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Kraft Heinz falls near record low
KRAFT Heinz Co wrote down the value of some of its best-known brands by US$15.4 billion, an acknowledgment that changing consumer tastes have destroyed the value of some of the company's most iconic products.
The packaged-food giant's charge to reduce the goodwill value of the Kraft and Oscar Mayer trademarks and other assets, coupled with disappointing fourth-quarter earnings and an accounting subpoena from securities regulators, sent the shares tumbling towards what would be a record low if the declines hold in US trading on Friday.
The charges resulted in a net loss of US$12.6 billion, or US$10.34 a share. Kraft Heinz shares plummeted as much as 21 per cent in pre-market trading Friday in New York.
Formed in a 2015 merger orchestrated by Warren Buffett's Berkshire Hathaway Inc and the private equity firm 3G Capital, Kraft Heinz's portfolio plays mainly in the center of the grocery store, an area hit hard by secular shifts in eating and shopping habits, and the one at greatest risk of being disrupted by Amazon.com Inc.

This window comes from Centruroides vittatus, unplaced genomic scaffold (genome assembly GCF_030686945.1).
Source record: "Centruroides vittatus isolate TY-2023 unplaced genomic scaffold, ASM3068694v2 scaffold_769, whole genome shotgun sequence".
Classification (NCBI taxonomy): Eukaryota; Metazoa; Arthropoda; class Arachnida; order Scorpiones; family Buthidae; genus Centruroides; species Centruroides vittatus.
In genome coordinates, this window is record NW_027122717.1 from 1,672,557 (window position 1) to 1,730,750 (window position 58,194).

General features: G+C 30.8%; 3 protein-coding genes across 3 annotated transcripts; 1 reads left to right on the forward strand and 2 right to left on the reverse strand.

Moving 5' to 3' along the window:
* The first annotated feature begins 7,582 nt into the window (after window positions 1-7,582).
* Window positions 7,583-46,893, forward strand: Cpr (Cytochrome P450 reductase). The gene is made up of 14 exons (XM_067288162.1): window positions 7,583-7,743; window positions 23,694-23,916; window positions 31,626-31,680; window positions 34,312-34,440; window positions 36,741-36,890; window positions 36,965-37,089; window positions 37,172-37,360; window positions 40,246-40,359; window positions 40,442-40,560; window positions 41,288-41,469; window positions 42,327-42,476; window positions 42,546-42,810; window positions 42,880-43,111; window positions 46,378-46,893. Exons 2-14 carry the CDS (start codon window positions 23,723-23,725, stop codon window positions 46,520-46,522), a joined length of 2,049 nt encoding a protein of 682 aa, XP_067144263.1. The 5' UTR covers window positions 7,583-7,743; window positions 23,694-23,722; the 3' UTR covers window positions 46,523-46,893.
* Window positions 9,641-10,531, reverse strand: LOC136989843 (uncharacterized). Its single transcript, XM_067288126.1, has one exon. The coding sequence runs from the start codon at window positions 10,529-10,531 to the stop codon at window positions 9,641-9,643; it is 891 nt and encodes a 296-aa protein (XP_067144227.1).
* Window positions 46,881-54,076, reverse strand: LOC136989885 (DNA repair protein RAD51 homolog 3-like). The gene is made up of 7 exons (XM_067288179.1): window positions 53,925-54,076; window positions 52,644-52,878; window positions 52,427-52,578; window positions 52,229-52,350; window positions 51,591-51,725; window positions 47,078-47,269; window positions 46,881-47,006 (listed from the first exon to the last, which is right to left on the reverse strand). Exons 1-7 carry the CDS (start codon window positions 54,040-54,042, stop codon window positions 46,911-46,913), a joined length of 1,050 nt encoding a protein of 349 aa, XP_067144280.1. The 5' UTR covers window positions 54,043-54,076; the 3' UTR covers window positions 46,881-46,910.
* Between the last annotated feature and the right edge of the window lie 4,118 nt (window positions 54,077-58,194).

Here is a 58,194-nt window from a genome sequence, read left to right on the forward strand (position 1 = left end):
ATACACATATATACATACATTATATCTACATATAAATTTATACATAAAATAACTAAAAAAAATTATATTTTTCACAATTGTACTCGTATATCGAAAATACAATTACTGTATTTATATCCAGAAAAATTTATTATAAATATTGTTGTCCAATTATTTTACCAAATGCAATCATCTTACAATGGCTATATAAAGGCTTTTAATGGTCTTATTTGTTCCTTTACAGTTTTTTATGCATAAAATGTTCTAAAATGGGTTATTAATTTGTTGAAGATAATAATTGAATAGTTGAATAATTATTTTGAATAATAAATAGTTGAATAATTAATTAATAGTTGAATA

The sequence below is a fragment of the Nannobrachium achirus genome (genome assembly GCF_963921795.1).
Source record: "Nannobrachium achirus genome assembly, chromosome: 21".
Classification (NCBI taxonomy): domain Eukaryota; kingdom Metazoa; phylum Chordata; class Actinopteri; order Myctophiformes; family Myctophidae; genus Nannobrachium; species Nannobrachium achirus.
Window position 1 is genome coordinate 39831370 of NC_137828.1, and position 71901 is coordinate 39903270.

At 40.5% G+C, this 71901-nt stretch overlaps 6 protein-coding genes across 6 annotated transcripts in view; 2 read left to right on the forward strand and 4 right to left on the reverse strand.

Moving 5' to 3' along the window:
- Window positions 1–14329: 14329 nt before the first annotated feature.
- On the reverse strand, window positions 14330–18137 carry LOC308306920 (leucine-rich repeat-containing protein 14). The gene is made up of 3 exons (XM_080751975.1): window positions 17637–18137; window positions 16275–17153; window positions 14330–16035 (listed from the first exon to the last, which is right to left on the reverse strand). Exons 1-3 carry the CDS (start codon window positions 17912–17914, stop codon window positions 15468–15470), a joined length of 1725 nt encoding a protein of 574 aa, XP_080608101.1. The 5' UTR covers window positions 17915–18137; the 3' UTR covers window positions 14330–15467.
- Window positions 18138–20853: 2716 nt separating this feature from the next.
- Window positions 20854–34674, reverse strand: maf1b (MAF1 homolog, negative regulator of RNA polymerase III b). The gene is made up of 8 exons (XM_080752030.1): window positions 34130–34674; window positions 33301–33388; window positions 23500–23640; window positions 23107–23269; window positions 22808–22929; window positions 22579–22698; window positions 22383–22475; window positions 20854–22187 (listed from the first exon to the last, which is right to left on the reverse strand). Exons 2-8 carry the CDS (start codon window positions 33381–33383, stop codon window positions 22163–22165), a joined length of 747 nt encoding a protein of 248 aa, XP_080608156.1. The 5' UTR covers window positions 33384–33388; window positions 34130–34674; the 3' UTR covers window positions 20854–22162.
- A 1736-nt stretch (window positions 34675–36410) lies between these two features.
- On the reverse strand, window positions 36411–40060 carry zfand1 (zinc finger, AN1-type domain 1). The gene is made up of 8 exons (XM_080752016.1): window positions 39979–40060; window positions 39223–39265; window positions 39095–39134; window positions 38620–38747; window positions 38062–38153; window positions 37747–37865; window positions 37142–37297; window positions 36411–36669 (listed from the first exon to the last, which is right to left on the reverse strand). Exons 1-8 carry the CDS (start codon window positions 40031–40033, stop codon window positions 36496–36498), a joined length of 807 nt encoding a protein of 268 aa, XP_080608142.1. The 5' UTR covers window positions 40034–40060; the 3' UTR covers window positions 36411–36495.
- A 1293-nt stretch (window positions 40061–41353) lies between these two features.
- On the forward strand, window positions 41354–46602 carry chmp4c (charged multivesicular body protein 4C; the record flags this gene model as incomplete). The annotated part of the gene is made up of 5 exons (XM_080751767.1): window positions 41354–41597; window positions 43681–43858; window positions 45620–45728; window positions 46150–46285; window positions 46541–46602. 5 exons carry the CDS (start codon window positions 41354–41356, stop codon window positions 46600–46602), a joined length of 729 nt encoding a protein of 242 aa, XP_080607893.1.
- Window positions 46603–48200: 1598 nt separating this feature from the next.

The company, led by chief executive officer Bernardo Hees, has tried to spruce up a tired suite of brands - from organic Capri Sun to natural Oscar Mayer hot dogs. But the bigger question in the mind of investors has been management's ability to pull off the large, transformative deals that shareholders crave.
Kraft Heinz tried to purchase Unilever in 2017 in a move that would have allowed management to do what it does best: slash overhead costs. But Unilever rebuffed the US$143 billion deal, and Kraft Heinz shares have since lost about half their value as investors wait for the next big move.
On Thursday, the company's fourth-quarter earnings missed even the lowest analyst estimate. It also flagged to investors in its quarterly results a subpoena it received last year from the US Securities and Exchange Commission related to its procurement practices. Kraft Heinz said that as a result of an investigation with the help of an outside lawyer, it recorded a US$25 million "increase to costs of products sold". BLOOMBERG